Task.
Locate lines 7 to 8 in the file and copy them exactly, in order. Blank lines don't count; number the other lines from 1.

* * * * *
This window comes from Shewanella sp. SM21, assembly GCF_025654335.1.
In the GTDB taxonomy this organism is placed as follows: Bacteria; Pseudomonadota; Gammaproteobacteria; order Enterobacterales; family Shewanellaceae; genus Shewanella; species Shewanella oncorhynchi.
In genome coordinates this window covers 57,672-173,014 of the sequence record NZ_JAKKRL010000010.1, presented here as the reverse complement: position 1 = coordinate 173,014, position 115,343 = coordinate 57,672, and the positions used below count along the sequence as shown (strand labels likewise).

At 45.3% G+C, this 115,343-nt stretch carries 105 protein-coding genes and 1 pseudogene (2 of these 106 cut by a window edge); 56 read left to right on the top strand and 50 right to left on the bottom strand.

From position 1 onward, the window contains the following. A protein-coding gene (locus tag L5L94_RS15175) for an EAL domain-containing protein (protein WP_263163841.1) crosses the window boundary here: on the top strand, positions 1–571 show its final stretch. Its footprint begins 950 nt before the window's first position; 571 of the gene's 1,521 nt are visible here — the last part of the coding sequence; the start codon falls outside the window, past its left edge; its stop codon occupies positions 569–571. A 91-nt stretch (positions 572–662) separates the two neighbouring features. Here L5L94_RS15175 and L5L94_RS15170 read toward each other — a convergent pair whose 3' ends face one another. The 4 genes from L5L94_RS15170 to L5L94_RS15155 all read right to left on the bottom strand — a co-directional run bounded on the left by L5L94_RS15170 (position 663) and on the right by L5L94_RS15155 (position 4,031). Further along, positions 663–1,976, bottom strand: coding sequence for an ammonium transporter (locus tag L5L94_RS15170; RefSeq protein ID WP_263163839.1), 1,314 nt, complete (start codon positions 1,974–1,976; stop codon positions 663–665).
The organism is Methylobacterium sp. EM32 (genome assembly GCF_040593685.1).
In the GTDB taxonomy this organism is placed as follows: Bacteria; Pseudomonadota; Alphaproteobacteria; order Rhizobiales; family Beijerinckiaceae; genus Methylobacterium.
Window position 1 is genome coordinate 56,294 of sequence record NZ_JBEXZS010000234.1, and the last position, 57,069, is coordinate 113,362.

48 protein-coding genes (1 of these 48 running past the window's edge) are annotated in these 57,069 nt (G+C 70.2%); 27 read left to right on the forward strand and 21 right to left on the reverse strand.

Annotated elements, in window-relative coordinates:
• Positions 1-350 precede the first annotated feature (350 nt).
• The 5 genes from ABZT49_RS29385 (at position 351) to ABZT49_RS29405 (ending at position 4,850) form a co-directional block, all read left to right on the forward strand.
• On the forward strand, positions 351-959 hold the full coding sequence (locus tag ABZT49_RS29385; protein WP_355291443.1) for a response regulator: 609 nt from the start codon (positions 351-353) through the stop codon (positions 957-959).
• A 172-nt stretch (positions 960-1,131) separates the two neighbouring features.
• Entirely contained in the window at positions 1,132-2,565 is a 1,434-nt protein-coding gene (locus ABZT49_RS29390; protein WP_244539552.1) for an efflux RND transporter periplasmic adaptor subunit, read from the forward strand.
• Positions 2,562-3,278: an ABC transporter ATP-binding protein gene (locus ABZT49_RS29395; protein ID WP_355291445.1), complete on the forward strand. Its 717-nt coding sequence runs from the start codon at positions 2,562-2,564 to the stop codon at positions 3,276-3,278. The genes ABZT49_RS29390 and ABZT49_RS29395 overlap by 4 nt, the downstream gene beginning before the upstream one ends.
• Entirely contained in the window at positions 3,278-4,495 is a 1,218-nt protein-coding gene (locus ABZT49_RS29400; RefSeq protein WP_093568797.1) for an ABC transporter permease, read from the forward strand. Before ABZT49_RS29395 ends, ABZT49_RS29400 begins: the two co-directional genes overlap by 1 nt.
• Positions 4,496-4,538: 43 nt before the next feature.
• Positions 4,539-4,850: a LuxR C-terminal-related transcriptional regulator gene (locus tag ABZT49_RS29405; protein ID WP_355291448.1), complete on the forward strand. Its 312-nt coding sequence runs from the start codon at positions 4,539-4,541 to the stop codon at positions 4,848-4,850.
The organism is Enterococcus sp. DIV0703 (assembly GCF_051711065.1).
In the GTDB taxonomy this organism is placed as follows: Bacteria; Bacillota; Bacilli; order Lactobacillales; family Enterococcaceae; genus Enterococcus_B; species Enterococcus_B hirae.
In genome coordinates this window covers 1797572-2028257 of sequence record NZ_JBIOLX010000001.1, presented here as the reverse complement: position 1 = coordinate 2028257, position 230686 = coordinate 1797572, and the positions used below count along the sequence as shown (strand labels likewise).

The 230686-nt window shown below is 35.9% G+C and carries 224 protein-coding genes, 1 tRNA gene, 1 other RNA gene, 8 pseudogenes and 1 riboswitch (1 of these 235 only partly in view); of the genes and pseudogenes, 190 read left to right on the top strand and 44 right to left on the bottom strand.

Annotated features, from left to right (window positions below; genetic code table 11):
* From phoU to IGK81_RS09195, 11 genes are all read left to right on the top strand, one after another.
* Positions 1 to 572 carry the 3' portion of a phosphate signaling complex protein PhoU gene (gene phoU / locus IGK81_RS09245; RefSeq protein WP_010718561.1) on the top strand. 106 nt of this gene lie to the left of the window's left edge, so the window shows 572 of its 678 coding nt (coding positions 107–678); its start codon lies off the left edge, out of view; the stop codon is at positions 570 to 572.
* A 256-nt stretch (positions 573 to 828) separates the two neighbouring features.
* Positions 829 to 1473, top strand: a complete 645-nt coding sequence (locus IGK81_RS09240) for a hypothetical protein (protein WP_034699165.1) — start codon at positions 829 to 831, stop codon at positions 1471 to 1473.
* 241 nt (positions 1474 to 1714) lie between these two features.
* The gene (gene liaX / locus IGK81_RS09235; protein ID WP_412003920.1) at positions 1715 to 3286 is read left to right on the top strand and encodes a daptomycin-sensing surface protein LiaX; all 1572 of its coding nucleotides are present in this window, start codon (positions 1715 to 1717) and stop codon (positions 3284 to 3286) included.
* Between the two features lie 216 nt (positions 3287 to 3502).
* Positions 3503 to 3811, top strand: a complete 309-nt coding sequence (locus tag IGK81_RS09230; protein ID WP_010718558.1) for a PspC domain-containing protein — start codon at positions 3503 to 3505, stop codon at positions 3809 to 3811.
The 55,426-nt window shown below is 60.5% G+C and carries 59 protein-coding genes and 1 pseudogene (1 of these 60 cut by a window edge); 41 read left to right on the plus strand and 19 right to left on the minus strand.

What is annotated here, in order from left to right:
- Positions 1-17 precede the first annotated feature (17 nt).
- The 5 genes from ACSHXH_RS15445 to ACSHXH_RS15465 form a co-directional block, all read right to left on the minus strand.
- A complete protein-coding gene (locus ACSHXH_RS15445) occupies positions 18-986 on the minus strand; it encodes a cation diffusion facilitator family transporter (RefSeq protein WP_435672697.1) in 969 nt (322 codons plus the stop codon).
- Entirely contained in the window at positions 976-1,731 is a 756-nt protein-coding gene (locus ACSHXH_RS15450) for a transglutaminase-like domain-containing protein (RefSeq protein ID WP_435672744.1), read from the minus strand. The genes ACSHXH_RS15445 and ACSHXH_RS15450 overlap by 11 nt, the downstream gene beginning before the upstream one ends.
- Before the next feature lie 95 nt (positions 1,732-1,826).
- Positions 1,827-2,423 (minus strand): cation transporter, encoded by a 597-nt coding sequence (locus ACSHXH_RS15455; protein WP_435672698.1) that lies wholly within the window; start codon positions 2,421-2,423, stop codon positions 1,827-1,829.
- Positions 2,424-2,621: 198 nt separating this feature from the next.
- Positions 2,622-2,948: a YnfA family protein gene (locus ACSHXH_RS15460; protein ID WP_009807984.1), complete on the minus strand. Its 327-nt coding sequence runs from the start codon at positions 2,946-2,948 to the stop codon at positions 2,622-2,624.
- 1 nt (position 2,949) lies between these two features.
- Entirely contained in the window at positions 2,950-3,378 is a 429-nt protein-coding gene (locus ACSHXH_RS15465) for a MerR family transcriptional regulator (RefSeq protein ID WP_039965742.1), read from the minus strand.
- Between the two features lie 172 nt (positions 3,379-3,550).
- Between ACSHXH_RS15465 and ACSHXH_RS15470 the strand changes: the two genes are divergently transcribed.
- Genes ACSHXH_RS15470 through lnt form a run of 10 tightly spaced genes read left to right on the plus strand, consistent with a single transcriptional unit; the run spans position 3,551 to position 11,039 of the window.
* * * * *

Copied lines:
In the GTDB taxonomy this organism is placed as follows: Bacteria; Pseudomonadota; Alphaproteobacteria; order Rhizobiales; family Beijerinckiaceae; genus Methylobacterium.
Window position 1 is genome coordinate 56,294 of sequence record NZ_JBEXZS010000234.1, and the last position, 57,069, is coordinate 113,362.